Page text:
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paper boy

If you’re a news junky or just enjoy having a solid app around, then you should really take a look at Paper Boy. The app comes from developer Lawrence Gripper who previously made BBC News Mobile. That app was our go-to news source until the BBC pulled some legal machinations to have it removed. But the soul of BBC News Mobile is back in Paper Boy.

We first informed you of Paper Boy back in July when the app was announced as a public beta. Today, it received a substantial update, including a new color scheme, drag down to refresh, and multiple performance enhancements to improve the user experience.

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BBC News Mobile for Windows Phone has been bumped to version 4.1, which we believe to be a minor update to alert consumers that the app will be shutting down soon due to the entanglement with the BBC. Developer Lawrence Gripper has published a public beta for a new app to take BBC News Mobile's place, called Paper Boy. When launching BBC News Mobile after updating, a warning screen (pictured above) is displayed, linking to the Paper Boy beta.

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BBC News Mobile was one of your (and ours) favorite apps. Unfortunately, it was a third party development effort and was put to pasture from BBC pressure. The app had been a labor of love from developer Lawrence Gripper, our friend across the pond in the UK. Thankfully, the years of work he put into the BBC News Mobile app isn’t going to just sit around unused. He’s taken pieces of the code base to build a generic news reader called Paper Boy. You should join in on the public beta happening right now. You know where to find the link.

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Paper Dash being delivered to your Windows Phone

Not sure how many paper routes are still being done by bicycle but Paper Dash is bringing the bicycle paper route to your Windows Phone. Reminiscent of the arcade game Paper Boy, Paper Dash places you in the role of the paper delivery person (boy/girl character customization available).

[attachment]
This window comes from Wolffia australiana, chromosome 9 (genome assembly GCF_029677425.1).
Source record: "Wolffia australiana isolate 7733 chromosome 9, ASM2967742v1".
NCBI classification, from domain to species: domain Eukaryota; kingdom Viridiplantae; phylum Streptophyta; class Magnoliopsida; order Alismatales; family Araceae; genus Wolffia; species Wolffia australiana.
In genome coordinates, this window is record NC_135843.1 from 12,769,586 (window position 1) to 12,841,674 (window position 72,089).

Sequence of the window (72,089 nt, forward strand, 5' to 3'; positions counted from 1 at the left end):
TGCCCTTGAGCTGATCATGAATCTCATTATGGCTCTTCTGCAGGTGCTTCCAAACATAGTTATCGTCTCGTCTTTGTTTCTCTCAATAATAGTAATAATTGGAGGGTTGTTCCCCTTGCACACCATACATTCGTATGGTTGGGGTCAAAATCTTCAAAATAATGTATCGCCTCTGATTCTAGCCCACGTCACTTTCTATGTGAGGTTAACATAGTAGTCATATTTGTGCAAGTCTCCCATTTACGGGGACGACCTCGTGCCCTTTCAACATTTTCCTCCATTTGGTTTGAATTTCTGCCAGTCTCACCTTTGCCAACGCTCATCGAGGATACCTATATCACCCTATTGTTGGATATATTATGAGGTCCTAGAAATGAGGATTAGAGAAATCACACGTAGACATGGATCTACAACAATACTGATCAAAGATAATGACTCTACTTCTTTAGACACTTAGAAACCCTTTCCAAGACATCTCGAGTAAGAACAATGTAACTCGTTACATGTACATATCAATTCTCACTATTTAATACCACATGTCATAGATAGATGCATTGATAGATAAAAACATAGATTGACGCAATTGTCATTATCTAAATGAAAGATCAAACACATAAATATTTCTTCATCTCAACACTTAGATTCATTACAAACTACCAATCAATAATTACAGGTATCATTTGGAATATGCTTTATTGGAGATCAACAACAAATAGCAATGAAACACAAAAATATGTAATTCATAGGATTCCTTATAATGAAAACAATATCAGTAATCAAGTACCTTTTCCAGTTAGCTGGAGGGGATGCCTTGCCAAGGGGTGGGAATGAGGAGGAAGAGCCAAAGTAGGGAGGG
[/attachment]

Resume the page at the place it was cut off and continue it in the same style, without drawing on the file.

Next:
You run your routes collecting soda cans for extra cash, avoid obstacles such as traffic cones and neighborhood dogs, all while tossing newspapers into mailboxes. The game is set up with thirty levels each with performance goals.

Game controls have you steering the bicycle with the Windows Phone accelerometer and papers being thrown by tap/drag motions. Controls may be the weakest/most challenging part of the game in that you don't have much room for maneuverability and I often hit the back button while aiming my throws. I don't know if it would have been better to have a simple tap control the paper throws.

As you earn money by delivering papers and collecting cans, you can spend your earnings at the local store (accessible through the Main Menu) on bonus items. Prices are a little steep ($20 for a bicycle basket?) but it doesn't take long to rake in the dough.

All in all, Paper Dash is a nice game for your Windows Phone well worth a try.  Paper Dash is an free, ad-supported game and you can download it here (opens Zune) at the Marketplace.

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